Geotechnical solutions prevent building distress due to expansive clay soils

The condition is the most common geologic hazard in the U.S.

July 25, 2017 |
Tire tracks in soil

Pixabay Public Domain

Each year, billions of dollars in damage to building foundations and structures is caused by shrinking and swelling behavior caused by clay soil.

In fact, expansive clay soil is the most predominant geologic hazard across the U.S. Several geotechnical solutions can alleviate these problems. On new construction, the options are: removal and replacement, capping or burying the expansive material, and treatment with hydrated lime. Structural solutions in new construction include upgraded structural slabs (post-tension, waffle, mat) or elevated slabs supported on deep foundations.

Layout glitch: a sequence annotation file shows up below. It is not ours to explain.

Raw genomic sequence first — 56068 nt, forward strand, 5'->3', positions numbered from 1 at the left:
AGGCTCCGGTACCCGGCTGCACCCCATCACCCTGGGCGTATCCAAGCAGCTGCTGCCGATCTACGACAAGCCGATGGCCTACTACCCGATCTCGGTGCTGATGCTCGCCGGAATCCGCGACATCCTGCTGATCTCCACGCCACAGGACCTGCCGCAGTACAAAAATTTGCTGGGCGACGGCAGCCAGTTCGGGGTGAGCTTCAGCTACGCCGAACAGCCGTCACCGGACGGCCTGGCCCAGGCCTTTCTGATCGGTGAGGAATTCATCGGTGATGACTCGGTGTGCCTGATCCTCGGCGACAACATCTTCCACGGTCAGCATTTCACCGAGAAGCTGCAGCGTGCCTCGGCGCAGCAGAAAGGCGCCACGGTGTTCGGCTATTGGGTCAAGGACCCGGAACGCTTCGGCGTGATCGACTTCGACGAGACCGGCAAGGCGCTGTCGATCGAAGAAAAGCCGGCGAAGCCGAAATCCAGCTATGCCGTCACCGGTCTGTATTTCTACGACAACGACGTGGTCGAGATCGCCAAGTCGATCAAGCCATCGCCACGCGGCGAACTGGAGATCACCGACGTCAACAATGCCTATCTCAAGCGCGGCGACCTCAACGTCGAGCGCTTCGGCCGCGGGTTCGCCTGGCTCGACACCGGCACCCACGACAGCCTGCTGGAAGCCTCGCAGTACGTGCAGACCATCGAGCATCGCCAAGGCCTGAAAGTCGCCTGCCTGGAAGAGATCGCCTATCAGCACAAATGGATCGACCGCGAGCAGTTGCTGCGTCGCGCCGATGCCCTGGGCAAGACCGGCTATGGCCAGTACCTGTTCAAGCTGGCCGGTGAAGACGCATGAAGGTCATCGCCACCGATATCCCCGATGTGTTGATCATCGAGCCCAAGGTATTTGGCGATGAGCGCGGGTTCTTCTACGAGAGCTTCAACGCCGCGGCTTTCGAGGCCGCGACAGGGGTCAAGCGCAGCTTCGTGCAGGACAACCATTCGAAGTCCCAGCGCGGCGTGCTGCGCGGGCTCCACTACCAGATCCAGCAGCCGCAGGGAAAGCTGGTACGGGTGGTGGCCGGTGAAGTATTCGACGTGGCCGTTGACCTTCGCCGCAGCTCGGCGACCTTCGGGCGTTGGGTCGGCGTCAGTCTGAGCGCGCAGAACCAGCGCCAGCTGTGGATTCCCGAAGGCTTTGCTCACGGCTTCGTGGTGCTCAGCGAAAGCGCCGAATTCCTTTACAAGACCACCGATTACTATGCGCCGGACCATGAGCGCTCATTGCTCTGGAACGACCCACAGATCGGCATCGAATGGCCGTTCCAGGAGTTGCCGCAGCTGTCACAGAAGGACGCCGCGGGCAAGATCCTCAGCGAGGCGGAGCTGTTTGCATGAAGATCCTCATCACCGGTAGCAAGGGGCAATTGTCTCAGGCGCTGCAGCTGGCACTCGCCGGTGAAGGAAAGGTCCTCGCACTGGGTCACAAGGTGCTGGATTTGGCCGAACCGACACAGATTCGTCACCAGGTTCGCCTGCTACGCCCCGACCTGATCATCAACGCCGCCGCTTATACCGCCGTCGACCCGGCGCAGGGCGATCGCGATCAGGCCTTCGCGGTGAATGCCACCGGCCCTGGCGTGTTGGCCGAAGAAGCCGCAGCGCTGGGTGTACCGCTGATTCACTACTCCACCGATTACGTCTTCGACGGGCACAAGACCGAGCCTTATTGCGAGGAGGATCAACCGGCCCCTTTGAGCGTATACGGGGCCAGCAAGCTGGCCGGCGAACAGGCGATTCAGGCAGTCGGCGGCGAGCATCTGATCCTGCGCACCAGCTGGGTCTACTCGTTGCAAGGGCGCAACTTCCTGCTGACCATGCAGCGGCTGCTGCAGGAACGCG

For an existing structure, a forensic geotechnical study is needed to identify and quantify damages, assign causation, and make appropriate recommendations for remediation. Moisture control may be a suitable option for remediation and it is a design requirement for new construction.

In extreme cases, helical anchors and slab (mud) jacking or removal and reworking of soil below an existing structure is necessary. For paved surfaces, expansive clay soils can be remediated with thicker sections of asphalt, reinforced concrete pavements, and lime treatment.

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